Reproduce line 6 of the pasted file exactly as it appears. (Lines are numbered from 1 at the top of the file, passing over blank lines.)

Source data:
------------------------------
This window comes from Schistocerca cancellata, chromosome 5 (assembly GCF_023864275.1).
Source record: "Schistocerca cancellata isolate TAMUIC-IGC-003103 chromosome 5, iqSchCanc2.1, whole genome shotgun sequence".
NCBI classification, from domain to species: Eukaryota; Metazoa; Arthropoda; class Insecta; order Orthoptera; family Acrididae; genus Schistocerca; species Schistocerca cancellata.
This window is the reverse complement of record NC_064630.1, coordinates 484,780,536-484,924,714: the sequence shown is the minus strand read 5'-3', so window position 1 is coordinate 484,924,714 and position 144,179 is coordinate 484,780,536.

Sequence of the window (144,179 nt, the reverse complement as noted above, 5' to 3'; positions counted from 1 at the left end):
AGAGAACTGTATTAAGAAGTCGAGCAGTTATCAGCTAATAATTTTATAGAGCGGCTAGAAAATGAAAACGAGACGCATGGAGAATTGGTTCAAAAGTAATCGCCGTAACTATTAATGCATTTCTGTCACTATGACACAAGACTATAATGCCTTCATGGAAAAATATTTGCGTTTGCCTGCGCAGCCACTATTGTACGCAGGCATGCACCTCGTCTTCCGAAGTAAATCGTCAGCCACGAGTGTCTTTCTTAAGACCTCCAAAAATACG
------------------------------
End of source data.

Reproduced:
AGAGAACTGTATTAAGAAGTCGAGCAGTTATCAGCTAATAATTTTATAGAGCGGCTAGAAAATGAAAACGAGACGCATGGAGAATTGGTTCAAAAGTAATCGCCGTAACTATTAATGCATTTCTGTCACTATGACACAAGACTATAATGCCTTCATGGAAAAATATTTGCGTTTGCCTGCGCAGCCACTATTGTACGCAGGCATGCACCTCGTCTTCCGAAGTAAATCGTCAGCCACGAGTGTCTTTCTTAAGACCTCCAAAAATACG